February 24, 2017, 9:19 pm
Originally Posted by Kafkaesque328
What year 328i did CR originally review?
Their first F30 328i written review is in the August 2012 edition:
The BMW 3 Series and Mercedes-Benz C-Class sport sedans make up one of the auto world's great rivalries. And the results of this latest face-off couldn't be closer. Redesigned for 2012, the BMW 328i (far right) beat out the updated Mercedes C250 by only one point in our road-test scores: 86 vs. 85. Both are improved over the previous models we tested, but they still score below the Infiniti G37 in this category.
The 328i is quicker, handles better, and is more fun to drive than the Mercedes. And we recorded an impressive 28 mpg overall, easily the best fuel economy in the class. But the C250 is quieter and provides a more refined powertrain and simpler controls. Prices are $43,195 for the 328i and $40,705 for the C250. Since we don't yet have reliability data on this redesigned BMW or the Mercedes' new engine, we can't recommend either car.
Performance vs. refinement
The turbocharged 2.0-liter engine gets a class-leading 28 mpg overall.
The 328i's 240-hp, 2.0-liter four-cylinder turbocharged engine and seamless eight-speed automatic transmission deliver impressive acceleration, but the engine emits a diesel-like clatter, especially at idle and low speeds. And the electronic shifter isn't intuitive. A new stop/start system, similar to that used in hybrids, cuts off the engine when the car comes to a stop and automatically restarts it when the driver lifts his foot off the brake pedal. This saves about 1 mpg in city driving, but the car shuddered each time the engine restarted. The system can be easily disengaged.
The C250's 201-hp, 1.8-liter four-cylinder turbocharged engine, which is new for 2012, is mated to a slick seven-speed automatic. It's not as powerful as the 328i's and managed only 24 mpg, but it's the smoothest and most refined four-cylinder we've ever tested. Both cars require premium fuel.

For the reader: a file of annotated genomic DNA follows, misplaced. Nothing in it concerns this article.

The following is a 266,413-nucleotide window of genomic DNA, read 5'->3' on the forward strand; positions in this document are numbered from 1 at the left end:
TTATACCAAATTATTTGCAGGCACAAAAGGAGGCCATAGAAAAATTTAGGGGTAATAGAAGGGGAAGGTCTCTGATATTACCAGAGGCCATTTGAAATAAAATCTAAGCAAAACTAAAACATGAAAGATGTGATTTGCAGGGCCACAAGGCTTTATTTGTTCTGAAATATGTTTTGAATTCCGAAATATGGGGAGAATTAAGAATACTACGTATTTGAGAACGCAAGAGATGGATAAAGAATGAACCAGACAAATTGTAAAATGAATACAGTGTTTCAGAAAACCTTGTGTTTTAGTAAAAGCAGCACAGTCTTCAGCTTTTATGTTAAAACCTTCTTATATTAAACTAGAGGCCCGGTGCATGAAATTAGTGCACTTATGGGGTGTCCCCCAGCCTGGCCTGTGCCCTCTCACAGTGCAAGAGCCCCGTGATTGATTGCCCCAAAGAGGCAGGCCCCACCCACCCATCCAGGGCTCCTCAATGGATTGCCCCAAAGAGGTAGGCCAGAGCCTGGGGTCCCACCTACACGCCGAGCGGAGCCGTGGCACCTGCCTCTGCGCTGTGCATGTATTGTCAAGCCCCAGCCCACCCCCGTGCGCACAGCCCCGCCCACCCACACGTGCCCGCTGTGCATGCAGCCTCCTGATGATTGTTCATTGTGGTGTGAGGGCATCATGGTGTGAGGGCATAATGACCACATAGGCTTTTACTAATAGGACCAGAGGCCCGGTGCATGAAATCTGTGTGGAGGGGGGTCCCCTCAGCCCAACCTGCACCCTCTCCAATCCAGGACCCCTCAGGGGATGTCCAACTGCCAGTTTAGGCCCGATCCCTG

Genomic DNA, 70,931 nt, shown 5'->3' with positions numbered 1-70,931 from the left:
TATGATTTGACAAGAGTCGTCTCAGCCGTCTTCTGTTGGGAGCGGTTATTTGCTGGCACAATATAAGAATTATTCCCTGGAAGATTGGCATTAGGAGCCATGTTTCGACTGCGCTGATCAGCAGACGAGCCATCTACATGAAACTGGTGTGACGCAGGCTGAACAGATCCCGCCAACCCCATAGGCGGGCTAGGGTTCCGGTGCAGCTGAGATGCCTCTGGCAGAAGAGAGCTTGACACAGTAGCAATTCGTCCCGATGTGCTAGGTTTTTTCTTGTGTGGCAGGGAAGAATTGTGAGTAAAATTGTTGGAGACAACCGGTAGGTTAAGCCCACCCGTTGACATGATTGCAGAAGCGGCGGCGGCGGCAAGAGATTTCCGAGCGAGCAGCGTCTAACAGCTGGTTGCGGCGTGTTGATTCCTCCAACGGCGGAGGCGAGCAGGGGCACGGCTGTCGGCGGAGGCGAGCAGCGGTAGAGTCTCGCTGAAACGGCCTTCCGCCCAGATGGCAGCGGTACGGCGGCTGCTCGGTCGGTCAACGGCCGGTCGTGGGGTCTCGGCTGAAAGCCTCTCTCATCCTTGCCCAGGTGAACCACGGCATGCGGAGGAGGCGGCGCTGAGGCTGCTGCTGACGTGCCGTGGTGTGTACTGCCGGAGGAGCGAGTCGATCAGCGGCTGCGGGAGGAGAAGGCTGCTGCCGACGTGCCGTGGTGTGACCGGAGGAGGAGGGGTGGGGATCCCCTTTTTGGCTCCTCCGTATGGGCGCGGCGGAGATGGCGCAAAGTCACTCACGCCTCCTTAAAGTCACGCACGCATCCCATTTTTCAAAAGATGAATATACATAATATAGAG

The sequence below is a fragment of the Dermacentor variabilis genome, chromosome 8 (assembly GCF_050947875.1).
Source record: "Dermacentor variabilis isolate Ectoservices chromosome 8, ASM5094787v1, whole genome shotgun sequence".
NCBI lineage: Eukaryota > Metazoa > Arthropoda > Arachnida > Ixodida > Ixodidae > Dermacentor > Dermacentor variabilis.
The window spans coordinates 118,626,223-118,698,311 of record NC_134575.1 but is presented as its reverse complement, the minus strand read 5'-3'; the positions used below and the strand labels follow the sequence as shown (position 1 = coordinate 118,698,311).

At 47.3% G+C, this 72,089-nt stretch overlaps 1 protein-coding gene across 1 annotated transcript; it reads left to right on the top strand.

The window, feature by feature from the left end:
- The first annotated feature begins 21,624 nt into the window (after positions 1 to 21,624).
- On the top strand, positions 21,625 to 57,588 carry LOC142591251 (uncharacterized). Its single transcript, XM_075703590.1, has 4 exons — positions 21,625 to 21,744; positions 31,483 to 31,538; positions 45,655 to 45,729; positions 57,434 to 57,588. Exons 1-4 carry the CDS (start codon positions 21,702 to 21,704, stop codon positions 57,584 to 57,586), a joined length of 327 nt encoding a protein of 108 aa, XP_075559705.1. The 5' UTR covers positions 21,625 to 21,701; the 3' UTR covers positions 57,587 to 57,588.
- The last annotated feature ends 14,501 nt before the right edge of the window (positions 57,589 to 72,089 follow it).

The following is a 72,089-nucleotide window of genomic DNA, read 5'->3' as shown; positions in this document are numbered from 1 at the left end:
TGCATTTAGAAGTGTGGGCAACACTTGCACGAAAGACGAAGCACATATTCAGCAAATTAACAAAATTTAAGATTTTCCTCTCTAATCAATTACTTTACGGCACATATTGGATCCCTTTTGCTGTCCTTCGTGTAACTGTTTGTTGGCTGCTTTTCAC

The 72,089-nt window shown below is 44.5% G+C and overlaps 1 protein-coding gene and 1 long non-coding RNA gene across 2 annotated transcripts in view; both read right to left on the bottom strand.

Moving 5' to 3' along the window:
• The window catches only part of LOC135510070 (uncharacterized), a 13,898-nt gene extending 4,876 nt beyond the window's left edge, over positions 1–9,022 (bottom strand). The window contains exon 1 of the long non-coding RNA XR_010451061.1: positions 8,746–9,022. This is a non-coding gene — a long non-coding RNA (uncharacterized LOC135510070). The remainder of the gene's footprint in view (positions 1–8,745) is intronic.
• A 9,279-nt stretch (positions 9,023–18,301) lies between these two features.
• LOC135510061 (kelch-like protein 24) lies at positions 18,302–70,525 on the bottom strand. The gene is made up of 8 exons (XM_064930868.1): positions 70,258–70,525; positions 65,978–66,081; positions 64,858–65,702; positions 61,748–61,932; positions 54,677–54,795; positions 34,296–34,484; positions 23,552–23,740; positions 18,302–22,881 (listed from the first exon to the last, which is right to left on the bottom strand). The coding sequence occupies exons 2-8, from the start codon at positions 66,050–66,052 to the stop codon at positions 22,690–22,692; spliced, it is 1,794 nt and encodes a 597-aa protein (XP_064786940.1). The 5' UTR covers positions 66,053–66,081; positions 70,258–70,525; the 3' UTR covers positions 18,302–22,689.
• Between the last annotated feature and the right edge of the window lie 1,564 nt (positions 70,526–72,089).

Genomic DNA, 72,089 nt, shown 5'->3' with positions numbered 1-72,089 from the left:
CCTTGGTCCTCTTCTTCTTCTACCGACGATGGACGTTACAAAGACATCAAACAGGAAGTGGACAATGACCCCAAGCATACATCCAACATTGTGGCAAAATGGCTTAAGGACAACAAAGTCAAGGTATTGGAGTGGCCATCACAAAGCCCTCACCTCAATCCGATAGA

Each car provides taut, agile handling, with little body lean and high cornering limits. Steering is well weighted and responsive in both, but the BMW's is less communicative than in the previous model. Both were impressive on our track, but the BMW really shines.
Expect a composed, quiet ride in either car, with the C250's cabin especially hushed. Both cars have a commendably absorbent ride that is rock steady on the highway.
A dual-panel sunroof brightens up the cabin.
As you would expect at this price, the cars have high-quality, well-equipped cabins. Our 328i's seats are plush leather, while the C250 uses a respectable imitation. The seats in both are firmly padded and supportive, with multiple power adjustments.
While the Mercedes has a slight edge in front-seat comfort, its rear seat is tight for adults. Two can fit comfortably in the 328i's improved rear.
Controls are complicated in both cars, but notably worse in the 328i. It has handy hard keys for some radio and climate functions, but you still have to use a multifunction controller to call up menus for many audio controls, which can be distracting. The C250 also has hard keys for some functions, but you have to pick through onscreen menus for some audio and navigation features.
The trunks are moderately sized, and folding the optional split rear seatbacks makes more cargo space."
CR recorded a 0-60 time of 6.3 seconds with the 2012 328i. This is 0.6 seconds faster than their recently tested 2017 330i.